Bamboo partridge
Mountain Bamboo-Partridge | image by Ryan Somma via Flickr | CC BY-SA 2.0

Scientific Name: Perdix perdix

Partridge is a medium-sized gamebird with a long tail that lives in open country with some trees. The bird’s range includes most of Europe and Asia, with isolated populations in Africa, the Middle East, and North America. These animals primarily consume seeds, wheat, berries, and insects during the summer months.

The partridge hens can produce up to 22 eggs, and these birds are monogamous and form long-lasting pair bonds. Their lifespan, however, is extremely short, ranging from 1.8 to four years.

5. Polecat

European Polecat posing for a jump
European Polecat posing for a jump | image by Keven Law via Wikimedia Commons | CC BY-SA 2.0

Scientific Name: Mustela nigripes

The American polecat is a medium-sized, dark brown mustelid with a long, black-tipped tail. Although you can find it all over the country, it is native to North America, where it is most common. They are usually found in burrows and grasslands, and their diet consists primarily of prairie dogs and small rodents.

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6. Prairie Dog

Prairie dog eating stem on the ground
Prairie dog eating stem on the ground | image by Hans Splinter via Flickr | CC BY-ND 2.0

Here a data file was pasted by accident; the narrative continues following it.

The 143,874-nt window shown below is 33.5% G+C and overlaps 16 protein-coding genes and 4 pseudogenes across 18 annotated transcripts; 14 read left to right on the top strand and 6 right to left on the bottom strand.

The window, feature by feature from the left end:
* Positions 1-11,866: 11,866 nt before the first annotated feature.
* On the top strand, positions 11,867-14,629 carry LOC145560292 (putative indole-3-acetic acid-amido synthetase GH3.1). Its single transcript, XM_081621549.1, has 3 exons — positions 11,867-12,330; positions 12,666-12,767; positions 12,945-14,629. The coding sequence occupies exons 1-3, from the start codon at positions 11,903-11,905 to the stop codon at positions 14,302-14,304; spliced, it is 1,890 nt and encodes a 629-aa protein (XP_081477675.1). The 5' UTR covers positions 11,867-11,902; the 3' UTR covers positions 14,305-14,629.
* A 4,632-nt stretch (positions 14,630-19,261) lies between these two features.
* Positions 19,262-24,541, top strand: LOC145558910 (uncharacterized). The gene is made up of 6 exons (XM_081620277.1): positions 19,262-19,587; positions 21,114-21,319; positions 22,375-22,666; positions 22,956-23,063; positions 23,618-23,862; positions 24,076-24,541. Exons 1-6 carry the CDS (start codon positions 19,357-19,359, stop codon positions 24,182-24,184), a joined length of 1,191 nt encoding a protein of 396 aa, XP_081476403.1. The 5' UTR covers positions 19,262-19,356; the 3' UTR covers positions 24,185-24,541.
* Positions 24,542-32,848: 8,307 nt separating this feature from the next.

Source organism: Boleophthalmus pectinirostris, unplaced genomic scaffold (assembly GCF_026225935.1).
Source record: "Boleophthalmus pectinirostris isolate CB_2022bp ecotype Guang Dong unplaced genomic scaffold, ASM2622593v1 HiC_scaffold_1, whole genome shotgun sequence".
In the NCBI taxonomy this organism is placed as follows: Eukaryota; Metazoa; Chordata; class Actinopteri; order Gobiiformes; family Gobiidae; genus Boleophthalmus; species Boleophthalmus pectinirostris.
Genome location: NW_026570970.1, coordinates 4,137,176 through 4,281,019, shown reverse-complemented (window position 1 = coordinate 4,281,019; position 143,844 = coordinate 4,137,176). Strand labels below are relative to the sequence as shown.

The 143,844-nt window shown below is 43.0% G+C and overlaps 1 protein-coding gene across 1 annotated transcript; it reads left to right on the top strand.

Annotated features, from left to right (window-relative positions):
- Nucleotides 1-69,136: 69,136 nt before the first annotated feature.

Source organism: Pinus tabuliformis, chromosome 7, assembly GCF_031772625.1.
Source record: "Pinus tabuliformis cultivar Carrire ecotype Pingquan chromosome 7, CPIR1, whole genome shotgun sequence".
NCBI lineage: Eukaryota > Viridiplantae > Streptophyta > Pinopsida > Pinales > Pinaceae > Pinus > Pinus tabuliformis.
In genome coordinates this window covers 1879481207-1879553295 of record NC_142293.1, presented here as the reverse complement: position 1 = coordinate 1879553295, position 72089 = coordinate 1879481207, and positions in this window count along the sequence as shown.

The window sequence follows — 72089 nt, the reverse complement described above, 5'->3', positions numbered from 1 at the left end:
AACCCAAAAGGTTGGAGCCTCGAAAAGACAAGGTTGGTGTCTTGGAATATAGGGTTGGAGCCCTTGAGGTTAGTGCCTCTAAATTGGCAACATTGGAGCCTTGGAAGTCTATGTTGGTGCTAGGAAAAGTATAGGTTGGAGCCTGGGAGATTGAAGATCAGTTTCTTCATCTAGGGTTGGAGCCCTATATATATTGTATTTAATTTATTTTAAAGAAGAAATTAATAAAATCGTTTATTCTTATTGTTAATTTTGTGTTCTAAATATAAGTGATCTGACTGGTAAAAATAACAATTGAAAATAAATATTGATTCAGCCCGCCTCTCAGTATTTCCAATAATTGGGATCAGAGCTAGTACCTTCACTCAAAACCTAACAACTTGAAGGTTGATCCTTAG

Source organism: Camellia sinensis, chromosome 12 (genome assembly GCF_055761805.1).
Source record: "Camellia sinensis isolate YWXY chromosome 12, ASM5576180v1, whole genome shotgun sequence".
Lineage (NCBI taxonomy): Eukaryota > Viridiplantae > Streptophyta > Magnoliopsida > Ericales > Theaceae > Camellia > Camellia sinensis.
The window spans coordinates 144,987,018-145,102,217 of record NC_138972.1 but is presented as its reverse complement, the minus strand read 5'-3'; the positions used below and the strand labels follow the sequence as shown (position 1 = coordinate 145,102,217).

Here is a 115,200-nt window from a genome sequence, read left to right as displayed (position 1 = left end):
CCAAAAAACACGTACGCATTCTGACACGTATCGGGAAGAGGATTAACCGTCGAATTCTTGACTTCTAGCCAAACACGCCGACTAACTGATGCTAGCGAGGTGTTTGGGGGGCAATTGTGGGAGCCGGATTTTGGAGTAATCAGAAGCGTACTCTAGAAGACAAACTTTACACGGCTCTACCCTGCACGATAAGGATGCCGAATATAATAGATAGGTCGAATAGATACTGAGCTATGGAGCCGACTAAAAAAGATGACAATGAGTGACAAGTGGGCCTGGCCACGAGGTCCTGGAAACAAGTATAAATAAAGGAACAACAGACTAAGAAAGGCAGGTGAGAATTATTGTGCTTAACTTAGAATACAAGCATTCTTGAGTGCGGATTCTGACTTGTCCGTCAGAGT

Scientific Name: Cynomys

The prairie dog is a rodent found in the grasslands of North America, Mexico, and Central America. The species is divided into five subspecies: the black-tailed, white-tailed, Mexican, Gunnison’s, and Utah.

As members of the squirrel family, prairie dogs also tend to collect objects in their dens or burrows. They build their homes underground in mounds that can reach up to four feet high and have multiple entrances.

7. Puffer Fish

Puffer Fish underwater
Puffer Fish underwater | Image by Pao Chu Hsu from Pixabay

Scientific Name: Sphoeroides maculatus

Northern puffers can be found from Florida to Canada in the Northwest Atlantic. They prefer areas with a lot of vegetation and are frequently found in areas with a lot of food sources like crabs, clams, sea plants, worms, and mussels.

This fish also has a unique ability to inflate its body using water or air when threatened. Despite the fact that its meat is toxic to most humans, many people consider it a delicacy.

8. Possum

Sitting Feather-Tailed Possum

Scientific Name: Trichosurus vulpecula

The possum, often confused with the Virginia opossum, is a marsupial native to Australia. Australia actually has many different species of possums, but the most well-known is the brushtail possum. These small mammals spend most of their time in the trees where they feel safe.